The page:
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The spirit of tradition: Carnation's Ixtapa dancing horses, Mariachi
Flying hooves, sumptuous costumes and festive music have been a part of Carnation’s Fourth of July celebration for years.
The Ixtapa dancing horses are an annual tradition that makes this fiesta special.
Horses are presented and ridden by the owners, family and friends of the Ixtapa chain of family Mexican restaurants and their affiliates.
They continue a 400-year-old tradition of the local community and families working together to organize and hold a rodeo for the local Mexican cowboys, called charros. In these competitions, the charros would compete to display their skills in horsemanship, rope skills and cattle roping. These events were held not so much to declare a winner, but to give the entire community a part in the fiesta.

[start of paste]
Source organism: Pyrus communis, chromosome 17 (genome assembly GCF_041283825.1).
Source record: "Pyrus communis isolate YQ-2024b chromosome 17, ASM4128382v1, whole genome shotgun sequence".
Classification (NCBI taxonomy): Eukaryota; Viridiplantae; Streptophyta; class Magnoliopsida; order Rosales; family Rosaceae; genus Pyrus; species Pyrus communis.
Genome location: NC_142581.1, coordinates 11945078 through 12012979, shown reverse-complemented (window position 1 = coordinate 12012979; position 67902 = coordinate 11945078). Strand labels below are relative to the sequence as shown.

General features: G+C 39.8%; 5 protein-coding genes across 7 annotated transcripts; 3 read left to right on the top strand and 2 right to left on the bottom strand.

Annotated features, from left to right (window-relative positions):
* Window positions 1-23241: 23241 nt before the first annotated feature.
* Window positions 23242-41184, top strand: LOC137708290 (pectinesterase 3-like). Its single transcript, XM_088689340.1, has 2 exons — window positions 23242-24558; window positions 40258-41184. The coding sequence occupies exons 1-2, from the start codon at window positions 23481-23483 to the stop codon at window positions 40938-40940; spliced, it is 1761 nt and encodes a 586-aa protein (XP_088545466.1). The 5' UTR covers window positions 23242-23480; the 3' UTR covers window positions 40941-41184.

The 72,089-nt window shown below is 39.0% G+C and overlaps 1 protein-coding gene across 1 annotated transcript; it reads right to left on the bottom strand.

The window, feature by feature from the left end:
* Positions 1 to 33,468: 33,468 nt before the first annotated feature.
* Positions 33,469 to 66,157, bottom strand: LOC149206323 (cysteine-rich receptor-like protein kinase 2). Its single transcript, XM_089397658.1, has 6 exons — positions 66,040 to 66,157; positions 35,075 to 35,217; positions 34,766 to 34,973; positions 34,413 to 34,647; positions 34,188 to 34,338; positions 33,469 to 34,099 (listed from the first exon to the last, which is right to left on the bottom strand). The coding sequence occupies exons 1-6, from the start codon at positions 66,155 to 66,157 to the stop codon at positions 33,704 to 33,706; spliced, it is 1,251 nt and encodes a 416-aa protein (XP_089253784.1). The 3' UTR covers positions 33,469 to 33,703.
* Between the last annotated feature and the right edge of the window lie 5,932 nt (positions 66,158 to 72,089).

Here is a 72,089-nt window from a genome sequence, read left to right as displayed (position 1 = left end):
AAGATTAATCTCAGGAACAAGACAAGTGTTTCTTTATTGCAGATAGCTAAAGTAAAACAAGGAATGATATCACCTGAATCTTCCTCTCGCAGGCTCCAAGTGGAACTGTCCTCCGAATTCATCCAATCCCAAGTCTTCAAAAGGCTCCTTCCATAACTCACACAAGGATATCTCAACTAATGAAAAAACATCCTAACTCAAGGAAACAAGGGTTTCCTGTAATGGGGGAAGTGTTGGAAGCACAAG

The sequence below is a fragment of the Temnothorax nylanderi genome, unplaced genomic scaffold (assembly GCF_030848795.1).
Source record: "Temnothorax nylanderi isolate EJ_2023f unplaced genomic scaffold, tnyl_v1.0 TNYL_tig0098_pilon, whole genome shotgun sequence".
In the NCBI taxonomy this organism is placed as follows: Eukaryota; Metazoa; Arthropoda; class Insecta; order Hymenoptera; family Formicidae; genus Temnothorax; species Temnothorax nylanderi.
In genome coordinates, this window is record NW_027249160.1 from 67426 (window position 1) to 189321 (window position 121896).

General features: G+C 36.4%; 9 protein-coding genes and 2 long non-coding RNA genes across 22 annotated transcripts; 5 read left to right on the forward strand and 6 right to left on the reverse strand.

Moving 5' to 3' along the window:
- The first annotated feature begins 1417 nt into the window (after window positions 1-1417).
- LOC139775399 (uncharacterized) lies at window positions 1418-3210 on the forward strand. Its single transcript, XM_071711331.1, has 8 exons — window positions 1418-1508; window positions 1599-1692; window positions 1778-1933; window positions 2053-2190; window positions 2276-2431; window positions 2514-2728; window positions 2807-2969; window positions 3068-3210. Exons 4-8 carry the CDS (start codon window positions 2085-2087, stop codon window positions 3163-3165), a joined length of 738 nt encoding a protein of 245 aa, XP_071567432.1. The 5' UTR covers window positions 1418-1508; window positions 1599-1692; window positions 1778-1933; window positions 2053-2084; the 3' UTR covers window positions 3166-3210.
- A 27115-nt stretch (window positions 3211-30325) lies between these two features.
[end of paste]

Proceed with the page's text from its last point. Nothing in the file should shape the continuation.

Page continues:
The Mariachi are a traditional folk band. With instruments originally brought to the New World by the Spanish, the Mexican musicians combined them in unique ways. Starting around the nineteenth century, the Mariachi bands incorporated the popular songs of their region into their style. These were typically songs about country life including the plants and animals of the region. Courtship is another popular topic of the music, often using imagery of the rituals of the farm animals to describe the relationships of men and women.
Dancing became associated with the music as the musicians worked the popular songs of the day into their repertoires. Using styles derived from the Spanish, dancers began to develop steps and costumes unique to their region and often to the song.
• Carnation Ixtapa Restaurant is located at 522 Tolt Ave.; Call the restaurant at (425) 333-6788.